MYRTLE BEACH — Coast RTAs looking to build its new home closer to the beach.
Officials with both the mass transit system and Myrtle Beach government are in the very early stages of working out their plans to move Coast RTA out of Conway and to a new facility to be located east of the Intracoastal Waterway.
Coast officials say the large amount of services offered closer to the beach, as well as the deterioration of its current facility, make the construction of a new headquarters a priority for the area public transportation system that serves hundreds of thousands of riders a year and has a fleet of 42 buses.
Savings on fuel and vehicle maintenance also has been touted as the advantage of having a new facility -- one of two needs cited in a study two years ago.
The members of the Coast RTA Intermodal Transportation Center Feasibility Study Core Committee met Thursday morning to talk about the process of applying for a grant with the Federal Transit Administration.
Coast General Manager Myers Rollins said the maximum amount of FTA funding they could receive is 80 percent.
He added that funding will be available Oct. 1 to hire a consulting firm that will work on the project development and planning feasibility study that would go to FTA as part of Coasts grant application.
Parts of that study include developing a project budget, designing real estate acquisition and identifying transportation needs.
We do understand that in order to do this right, instead of fast, its going to take time, Rollins said of the expected completion of a new facility. This isnt something thats going to happen in one or two years.
Time to move
Coast RTA has worked over the past few years on expanding its operation.
A 2010 study took a comprehensive look at Coast RTA and how to move it forward. Two critical findings were the organization needed to secure a stronger financial commitment from the local community, and to physically move the headquarters closer to where the majority of its services are offered.
That first finding was met when the Horry County Council put a referendum on the ballot in November 2010 asking the public if it would support a millage increase of no more than three mills that would be dedicated to public transportation. More than 63 percent of voters supported the referendum, and Coast RTA began receiving funding in the amount of $1.05 million each fiscal year.
Were very pleased, because for us that was a sea change moment, Rollins said of the referendum.
Now, theyve moved on to the second requirement of the study.
Rollins told the committee that 78 percent of its services are east of the waterway. With headquarters in Conway, the drivers start their days at 4:30 a.m., with some heading off to Georgetown via S.C. 707 and the rest heading south on U.S. 501. He added that this causes an increase in fuel and maintenance costs.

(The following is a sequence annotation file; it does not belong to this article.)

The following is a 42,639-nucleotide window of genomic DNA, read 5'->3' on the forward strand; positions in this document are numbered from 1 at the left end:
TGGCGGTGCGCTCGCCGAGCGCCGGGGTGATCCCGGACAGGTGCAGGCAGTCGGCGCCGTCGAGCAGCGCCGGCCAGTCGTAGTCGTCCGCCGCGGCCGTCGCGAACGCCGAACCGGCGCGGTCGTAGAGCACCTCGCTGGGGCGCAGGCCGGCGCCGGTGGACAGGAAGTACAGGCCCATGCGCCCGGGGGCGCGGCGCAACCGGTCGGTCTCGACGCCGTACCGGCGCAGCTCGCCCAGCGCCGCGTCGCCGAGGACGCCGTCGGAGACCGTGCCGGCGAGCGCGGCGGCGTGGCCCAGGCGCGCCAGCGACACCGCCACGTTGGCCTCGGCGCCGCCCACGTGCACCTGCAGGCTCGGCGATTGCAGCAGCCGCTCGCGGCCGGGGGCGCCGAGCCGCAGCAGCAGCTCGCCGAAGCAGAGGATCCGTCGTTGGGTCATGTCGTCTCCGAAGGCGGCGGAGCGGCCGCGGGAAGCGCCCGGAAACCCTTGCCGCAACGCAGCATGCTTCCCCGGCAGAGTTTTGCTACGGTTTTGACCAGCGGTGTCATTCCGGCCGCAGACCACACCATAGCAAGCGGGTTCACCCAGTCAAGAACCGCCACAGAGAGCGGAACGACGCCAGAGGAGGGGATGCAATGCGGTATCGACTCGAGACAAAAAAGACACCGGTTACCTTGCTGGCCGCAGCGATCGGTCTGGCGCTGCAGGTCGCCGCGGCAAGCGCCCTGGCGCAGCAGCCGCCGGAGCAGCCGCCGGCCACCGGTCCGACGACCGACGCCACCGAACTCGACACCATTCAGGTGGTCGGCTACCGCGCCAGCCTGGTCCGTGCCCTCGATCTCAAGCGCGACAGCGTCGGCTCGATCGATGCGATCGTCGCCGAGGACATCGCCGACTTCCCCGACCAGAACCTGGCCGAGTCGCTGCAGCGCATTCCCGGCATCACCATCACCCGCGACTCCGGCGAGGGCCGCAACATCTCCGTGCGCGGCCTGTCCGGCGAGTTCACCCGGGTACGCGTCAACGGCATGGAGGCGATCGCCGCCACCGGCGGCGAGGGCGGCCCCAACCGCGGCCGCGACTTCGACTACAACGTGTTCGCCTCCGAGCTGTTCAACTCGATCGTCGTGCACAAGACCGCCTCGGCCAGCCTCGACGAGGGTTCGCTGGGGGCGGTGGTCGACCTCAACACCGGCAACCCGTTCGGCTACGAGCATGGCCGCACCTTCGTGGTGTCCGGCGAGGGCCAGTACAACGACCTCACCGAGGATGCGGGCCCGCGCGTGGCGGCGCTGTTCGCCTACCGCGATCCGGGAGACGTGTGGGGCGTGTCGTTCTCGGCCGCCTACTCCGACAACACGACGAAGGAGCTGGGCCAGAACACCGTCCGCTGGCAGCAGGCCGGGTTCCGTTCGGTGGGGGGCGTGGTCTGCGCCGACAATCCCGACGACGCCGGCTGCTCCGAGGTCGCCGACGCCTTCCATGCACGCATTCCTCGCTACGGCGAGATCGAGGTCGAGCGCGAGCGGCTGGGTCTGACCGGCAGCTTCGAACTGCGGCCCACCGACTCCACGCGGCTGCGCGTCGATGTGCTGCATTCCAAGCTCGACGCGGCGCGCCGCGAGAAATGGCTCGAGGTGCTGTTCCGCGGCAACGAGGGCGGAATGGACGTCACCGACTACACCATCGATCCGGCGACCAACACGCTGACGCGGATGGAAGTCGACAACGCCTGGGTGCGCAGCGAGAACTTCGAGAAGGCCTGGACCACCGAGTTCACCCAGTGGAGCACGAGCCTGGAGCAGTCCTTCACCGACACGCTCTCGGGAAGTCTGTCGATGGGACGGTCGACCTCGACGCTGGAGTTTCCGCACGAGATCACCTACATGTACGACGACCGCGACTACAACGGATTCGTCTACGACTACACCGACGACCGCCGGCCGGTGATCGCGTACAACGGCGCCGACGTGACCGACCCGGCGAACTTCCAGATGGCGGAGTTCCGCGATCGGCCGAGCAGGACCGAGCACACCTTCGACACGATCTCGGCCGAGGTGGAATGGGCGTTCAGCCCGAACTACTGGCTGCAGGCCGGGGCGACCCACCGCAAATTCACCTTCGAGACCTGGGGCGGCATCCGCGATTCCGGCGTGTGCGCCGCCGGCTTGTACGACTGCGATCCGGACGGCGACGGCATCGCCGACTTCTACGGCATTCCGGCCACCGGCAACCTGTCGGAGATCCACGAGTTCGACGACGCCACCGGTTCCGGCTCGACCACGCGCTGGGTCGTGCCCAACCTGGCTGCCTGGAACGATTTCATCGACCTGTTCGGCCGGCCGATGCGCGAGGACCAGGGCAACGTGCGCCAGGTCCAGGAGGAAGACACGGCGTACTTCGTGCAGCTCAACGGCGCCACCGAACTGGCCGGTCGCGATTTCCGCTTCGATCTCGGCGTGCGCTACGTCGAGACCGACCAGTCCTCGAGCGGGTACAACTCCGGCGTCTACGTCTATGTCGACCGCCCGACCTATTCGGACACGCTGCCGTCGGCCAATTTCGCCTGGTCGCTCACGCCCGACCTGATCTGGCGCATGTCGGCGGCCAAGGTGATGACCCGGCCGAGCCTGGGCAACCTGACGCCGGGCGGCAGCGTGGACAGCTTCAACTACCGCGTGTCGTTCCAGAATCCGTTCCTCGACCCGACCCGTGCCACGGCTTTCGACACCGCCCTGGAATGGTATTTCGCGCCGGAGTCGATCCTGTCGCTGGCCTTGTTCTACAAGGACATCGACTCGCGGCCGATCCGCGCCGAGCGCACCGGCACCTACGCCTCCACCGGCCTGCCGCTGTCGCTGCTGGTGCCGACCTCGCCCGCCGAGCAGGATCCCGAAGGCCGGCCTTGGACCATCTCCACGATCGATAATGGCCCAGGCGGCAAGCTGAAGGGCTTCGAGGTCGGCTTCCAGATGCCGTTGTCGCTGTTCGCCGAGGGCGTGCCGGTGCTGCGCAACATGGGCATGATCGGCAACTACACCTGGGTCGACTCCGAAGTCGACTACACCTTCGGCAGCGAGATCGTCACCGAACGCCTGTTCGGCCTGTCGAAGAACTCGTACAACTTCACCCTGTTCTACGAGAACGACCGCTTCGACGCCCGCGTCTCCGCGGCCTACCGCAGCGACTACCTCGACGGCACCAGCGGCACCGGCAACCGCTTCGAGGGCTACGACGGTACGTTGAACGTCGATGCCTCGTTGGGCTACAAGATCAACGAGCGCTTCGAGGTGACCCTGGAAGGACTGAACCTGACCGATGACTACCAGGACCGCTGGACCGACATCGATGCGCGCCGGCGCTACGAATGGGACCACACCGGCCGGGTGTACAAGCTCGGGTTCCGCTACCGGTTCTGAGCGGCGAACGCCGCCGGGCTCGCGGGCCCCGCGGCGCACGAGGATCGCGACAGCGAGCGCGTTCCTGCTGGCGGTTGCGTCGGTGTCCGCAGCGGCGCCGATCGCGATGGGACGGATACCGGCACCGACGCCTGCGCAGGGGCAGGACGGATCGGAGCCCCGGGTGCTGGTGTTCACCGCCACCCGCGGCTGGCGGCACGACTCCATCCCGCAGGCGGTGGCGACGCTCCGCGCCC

By relocating the headquarters, Coast RTA would save a minimum of $230,000 annually on gas and upkeep costs, Rollins said.
Then theres the facility itself, which formerly housed a car dealership. Rollins said the building has low bay heights and they cant raise the buses when making repairs. Instead, mechanics use crawlers to roll under the buses and handle tune-ups on their backs.
The question theyre now asking, Rollins said, is do they want the new headquarters to have 10 bays or 30. Part of the process, he added, is trying to plan for 30 years down the road, and the growth that would be seen over that time.
But thats not all they need to consider.
Al Babinicz, president and CEO of Clemson Area Transit, knows a thing or two about moving into a new home; the Clemson-based public transportation system relocated to its new $3 million facility less than a year ago.
He recognizes that the need for a new Coast RTA facility is real, the same as it is for all transit systems in South Carolina.
You need something thats more functional, more sustainable and something thats more community-focused, Babinicz said.
In an effort to be more community focused, the new CAT building includes an all-glass, two-story community room that members of the public can use for activities and meetings, Babinicz said.
Additionally, CAT has a contract with Clemsons art center to display local artists work.
That brings the community closer to the transit system, Babinicz said.
Rollins said Coast will reach out to the Myrtle Beach community throughout the process, especially bicyclists, in the hopes of locating the new headquarters in an area with good walking and biking paths.
Additionally, Coast will talk to law enforcement officials about the possibility of placing a satellite office in the building.
There a number of unique things we want to include in this solicitation, Rollins said.
Contact BRAD DICKERSON at 626-0301.